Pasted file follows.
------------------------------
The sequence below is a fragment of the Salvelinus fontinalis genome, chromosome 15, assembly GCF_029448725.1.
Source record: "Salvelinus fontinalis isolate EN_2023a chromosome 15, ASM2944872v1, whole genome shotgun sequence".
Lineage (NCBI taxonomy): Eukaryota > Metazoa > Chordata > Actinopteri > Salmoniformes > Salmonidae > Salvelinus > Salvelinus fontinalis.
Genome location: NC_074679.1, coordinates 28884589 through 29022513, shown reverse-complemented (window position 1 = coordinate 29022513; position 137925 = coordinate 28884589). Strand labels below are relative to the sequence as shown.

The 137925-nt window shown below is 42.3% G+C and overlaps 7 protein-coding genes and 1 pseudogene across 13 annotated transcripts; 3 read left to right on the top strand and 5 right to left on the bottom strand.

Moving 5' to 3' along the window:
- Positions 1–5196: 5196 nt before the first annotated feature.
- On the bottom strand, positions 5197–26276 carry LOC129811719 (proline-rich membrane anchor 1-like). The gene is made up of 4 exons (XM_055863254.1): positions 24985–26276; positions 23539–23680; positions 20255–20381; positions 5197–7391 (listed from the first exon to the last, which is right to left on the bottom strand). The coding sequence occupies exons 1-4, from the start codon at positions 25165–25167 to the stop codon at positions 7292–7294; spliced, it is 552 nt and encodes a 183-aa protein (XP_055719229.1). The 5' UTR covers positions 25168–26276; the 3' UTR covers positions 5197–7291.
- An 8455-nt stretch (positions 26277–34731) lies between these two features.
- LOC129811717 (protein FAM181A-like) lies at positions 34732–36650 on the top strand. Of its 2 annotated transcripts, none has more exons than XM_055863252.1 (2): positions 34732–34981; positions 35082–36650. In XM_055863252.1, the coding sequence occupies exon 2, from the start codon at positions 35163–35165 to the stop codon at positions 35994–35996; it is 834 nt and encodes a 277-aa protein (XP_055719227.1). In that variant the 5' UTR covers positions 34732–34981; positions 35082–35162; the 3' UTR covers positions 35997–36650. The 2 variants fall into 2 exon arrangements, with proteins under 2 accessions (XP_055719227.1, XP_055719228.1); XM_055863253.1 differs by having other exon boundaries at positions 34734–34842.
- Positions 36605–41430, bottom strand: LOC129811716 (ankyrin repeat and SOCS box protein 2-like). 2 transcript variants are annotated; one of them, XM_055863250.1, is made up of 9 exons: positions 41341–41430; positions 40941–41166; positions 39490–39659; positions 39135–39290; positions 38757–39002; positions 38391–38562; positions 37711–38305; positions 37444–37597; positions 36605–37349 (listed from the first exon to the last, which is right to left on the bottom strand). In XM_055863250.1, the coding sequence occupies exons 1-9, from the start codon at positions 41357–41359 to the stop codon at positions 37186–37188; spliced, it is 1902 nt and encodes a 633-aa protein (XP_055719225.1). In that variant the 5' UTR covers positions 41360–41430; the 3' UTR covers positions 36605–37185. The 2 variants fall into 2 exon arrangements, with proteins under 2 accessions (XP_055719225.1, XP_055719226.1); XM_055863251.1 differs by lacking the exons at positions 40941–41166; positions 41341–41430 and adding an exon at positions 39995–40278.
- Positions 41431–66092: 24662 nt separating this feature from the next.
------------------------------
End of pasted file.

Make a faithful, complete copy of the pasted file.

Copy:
The sequence below is a fragment of the Salvelinus fontinalis genome, chromosome 15, assembly GCF_029448725.1.
Source record: "Salvelinus fontinalis isolate EN_2023a chromosome 15, ASM2944872v1, whole genome shotgun sequence".
Lineage (NCBI taxonomy): Eukaryota > Metazoa > Chordata > Actinopteri > Salmoniformes > Salmonidae > Salvelinus > Salvelinus fontinalis.
Genome location: NC_074679.1, coordinates 28884589 through 29022513, shown reverse-complemented (window position 1 = coordinate 29022513; position 137925 = coordinate 28884589). Strand labels below are relative to the sequence as shown.

The 137925-nt window shown below is 42.3% G+C and overlaps 7 protein-coding genes and 1 pseudogene across 13 annotated transcripts; 3 read left to right on the top strand and 5 right to left on the bottom strand.

Moving 5' to 3' along the window:
- Positions 1–5196: 5196 nt before the first annotated feature.
- On the bottom strand, positions 5197–26276 carry LOC129811719 (proline-rich membrane anchor 1-like). The gene is made up of 4 exons (XM_055863254.1): positions 24985–26276; positions 23539–23680; positions 20255–20381; positions 5197–7391 (listed from the first exon to the last, which is right to left on the bottom strand). The coding sequence occupies exons 1-4, from the start codon at positions 25165–25167 to the stop codon at positions 7292–7294; spliced, it is 552 nt and encodes a 183-aa protein (XP_055719229.1). The 5' UTR covers positions 25168–26276; the 3' UTR covers positions 5197–7291.
- An 8455-nt stretch (positions 26277–34731) lies between these two features.
- LOC129811717 (protein FAM181A-like) lies at positions 34732–36650 on the top strand. Of its 2 annotated transcripts, none has more exons than XM_055863252.1 (2): positions 34732–34981; positions 35082–36650. In XM_055863252.1, the coding sequence occupies exon 2, from the start codon at positions 35163–35165 to the stop codon at positions 35994–35996; it is 834 nt and encodes a 277-aa protein (XP_055719227.1). In that variant the 5' UTR covers positions 34732–34981; positions 35082–35162; the 3' UTR covers positions 35997–36650. The 2 variants fall into 2 exon arrangements, with proteins under 2 accessions (XP_055719227.1, XP_055719228.1); XM_055863253.1 differs by having other exon boundaries at positions 34734–34842.
- Positions 36605–41430, bottom strand: LOC129811716 (ankyrin repeat and SOCS box protein 2-like). 2 transcript variants are annotated; one of them, XM_055863250.1, is made up of 9 exons: positions 41341–41430; positions 40941–41166; positions 39490–39659; positions 39135–39290; positions 38757–39002; positions 38391–38562; positions 37711–38305; positions 37444–37597; positions 36605–37349 (listed from the first exon to the last, which is right to left on the bottom strand). In XM_055863250.1, the coding sequence occupies exons 1-9, from the start codon at positions 41357–41359 to the stop codon at positions 37186–37188; spliced, it is 1902 nt and encodes a 633-aa protein (XP_055719225.1). In that variant the 5' UTR covers positions 41360–41430; the 3' UTR covers positions 36605–37185. The 2 variants fall into 2 exon arrangements, with proteins under 2 accessions (XP_055719225.1, XP_055719226.1); XM_055863251.1 differs by lacking the exons at positions 40941–41166; positions 41341–41430 and adding an exon at positions 39995–40278.
- Positions 41431–66092: 24662 nt separating this feature from the next.